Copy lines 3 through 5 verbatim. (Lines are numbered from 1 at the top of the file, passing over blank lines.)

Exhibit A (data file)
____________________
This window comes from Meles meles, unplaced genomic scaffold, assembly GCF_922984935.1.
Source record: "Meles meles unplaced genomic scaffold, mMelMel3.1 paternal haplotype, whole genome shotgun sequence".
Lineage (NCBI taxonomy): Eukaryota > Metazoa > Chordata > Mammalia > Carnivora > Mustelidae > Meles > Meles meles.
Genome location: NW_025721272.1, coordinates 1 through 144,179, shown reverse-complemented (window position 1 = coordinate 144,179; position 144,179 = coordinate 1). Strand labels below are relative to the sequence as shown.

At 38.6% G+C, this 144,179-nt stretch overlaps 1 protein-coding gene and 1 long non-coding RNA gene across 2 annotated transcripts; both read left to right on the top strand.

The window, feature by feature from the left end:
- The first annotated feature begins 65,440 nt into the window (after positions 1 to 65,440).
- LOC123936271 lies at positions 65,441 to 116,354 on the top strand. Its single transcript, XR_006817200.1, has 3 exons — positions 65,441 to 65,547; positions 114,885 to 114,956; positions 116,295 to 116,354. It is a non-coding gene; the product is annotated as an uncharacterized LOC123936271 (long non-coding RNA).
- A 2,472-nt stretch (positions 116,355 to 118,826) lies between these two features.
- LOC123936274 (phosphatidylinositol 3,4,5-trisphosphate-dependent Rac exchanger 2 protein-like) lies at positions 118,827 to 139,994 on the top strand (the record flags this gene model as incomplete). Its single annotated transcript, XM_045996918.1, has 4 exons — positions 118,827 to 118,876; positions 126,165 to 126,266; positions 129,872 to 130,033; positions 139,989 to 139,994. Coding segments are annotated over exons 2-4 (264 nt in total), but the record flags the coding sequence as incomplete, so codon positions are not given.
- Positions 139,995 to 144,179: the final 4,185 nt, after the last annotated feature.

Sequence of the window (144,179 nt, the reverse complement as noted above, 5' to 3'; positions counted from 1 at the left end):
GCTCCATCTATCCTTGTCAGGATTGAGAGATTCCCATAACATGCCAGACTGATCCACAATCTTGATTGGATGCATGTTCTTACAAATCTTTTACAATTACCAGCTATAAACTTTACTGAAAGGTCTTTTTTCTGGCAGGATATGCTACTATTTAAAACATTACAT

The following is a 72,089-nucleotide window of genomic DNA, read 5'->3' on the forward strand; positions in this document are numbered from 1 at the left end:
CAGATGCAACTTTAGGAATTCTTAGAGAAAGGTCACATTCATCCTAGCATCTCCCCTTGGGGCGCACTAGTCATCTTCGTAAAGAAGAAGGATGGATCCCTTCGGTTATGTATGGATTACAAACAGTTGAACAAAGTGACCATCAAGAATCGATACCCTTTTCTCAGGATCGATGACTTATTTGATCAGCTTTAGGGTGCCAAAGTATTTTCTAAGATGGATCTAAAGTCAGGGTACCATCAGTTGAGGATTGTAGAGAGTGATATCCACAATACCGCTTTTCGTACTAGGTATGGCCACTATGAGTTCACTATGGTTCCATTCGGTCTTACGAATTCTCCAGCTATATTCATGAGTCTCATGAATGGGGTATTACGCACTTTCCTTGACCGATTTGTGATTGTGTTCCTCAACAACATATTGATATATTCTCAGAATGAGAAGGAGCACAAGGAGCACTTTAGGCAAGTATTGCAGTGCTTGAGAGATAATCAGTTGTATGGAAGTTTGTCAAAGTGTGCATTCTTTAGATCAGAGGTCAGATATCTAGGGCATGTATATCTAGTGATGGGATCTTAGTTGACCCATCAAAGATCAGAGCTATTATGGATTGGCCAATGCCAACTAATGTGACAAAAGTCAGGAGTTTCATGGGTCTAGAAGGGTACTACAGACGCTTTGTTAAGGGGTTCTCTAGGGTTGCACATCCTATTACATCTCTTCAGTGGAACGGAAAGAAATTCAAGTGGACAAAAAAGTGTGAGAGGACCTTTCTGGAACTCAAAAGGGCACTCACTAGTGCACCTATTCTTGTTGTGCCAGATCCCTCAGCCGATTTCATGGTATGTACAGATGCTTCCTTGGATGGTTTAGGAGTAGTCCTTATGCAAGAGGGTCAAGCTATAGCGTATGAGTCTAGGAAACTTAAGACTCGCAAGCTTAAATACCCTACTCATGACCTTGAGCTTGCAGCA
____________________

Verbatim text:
Lineage (NCBI taxonomy): Eukaryota > Metazoa > Chordata > Mammalia > Carnivora > Mustelidae > Meles > Meles meles.
Genome location: NW_025721272.1, coordinates 1 through 144,179, shown reverse-complemented (window position 1 = coordinate 144,179; position 144,179 = coordinate 1). Strand labels below are relative to the sequence as shown.

At 38.6% G+C, this 144,179-nt stretch overlaps 1 protein-coding gene and 1 long non-coding RNA gene across 2 annotated transcripts; both read left to right on the top strand.